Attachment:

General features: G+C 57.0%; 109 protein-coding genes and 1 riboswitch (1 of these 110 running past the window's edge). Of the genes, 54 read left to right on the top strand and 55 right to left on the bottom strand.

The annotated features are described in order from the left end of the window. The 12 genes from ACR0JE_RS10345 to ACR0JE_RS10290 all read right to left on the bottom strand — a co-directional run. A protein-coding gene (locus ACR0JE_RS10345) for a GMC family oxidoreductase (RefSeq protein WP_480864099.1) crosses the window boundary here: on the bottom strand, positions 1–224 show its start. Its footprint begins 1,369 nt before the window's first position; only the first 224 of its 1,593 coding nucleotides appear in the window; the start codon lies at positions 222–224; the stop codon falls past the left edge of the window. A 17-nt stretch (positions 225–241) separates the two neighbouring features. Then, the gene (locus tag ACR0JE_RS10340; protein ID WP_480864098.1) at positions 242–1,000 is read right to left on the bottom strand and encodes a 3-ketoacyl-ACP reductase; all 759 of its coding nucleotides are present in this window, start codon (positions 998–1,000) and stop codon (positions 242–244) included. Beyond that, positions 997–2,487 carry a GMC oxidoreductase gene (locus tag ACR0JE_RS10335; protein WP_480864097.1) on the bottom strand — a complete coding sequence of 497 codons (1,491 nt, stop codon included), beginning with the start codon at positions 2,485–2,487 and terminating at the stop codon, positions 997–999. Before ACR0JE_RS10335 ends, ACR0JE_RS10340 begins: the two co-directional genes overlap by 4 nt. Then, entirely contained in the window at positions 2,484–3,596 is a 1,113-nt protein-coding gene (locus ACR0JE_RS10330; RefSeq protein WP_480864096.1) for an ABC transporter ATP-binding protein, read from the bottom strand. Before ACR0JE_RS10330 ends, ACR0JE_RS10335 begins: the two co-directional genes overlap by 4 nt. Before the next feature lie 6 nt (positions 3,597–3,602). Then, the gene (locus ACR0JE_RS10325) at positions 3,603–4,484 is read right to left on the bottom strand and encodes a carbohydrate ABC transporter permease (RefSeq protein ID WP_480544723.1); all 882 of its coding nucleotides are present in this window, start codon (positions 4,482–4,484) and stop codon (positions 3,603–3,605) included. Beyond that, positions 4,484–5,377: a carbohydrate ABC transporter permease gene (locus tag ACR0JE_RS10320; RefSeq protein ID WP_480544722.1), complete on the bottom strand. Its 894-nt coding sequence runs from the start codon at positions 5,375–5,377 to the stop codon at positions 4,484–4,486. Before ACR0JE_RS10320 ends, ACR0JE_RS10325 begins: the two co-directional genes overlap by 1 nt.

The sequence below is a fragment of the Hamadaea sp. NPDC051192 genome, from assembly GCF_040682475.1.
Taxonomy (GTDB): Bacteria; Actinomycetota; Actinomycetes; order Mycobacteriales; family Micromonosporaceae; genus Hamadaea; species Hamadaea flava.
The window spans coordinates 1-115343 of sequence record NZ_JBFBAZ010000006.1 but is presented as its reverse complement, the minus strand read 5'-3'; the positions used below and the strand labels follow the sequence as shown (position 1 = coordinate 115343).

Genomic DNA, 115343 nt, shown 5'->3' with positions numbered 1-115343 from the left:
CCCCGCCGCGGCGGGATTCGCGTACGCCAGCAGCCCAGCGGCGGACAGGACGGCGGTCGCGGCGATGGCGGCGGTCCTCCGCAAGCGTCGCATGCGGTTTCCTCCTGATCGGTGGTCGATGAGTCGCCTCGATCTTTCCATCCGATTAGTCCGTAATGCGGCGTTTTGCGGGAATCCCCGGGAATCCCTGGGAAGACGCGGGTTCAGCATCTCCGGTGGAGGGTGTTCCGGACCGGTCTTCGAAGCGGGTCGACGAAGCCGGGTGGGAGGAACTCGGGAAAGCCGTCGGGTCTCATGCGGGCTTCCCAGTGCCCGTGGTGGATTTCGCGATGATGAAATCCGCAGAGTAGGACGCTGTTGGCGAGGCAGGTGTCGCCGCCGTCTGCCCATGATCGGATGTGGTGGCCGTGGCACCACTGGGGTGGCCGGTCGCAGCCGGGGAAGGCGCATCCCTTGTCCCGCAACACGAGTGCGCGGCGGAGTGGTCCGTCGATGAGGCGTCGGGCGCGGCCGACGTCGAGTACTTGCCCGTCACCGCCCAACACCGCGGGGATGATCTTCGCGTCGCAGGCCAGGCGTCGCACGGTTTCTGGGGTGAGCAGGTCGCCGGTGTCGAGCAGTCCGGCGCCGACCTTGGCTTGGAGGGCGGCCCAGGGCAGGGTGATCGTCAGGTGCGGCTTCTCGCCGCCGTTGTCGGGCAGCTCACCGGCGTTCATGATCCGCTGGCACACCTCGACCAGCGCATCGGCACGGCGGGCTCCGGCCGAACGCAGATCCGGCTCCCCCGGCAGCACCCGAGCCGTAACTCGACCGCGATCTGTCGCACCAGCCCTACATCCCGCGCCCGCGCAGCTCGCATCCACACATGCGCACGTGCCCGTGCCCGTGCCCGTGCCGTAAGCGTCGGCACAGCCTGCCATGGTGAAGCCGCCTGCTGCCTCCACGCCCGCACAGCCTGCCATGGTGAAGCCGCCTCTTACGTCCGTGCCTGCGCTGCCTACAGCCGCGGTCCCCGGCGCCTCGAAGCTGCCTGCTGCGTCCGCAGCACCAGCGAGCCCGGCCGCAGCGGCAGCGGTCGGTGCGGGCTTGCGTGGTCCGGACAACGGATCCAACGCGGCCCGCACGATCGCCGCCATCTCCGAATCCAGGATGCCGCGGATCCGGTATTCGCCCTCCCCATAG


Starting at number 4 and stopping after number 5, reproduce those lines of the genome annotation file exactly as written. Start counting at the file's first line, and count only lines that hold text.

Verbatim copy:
Taxonomy (GTDB): Bacteria; Actinomycetota; Actinomycetes; order Mycobacteriales; family Micromonosporaceae; genus Hamadaea; species Hamadaea flava.
The window spans coordinates 1-115343 of sequence record NZ_JBFBAZ010000006.1 but is presented as its reverse complement, the minus strand read 5'-3'; the positions used below and the strand labels follow the sequence as shown (position 1 = coordinate 115343).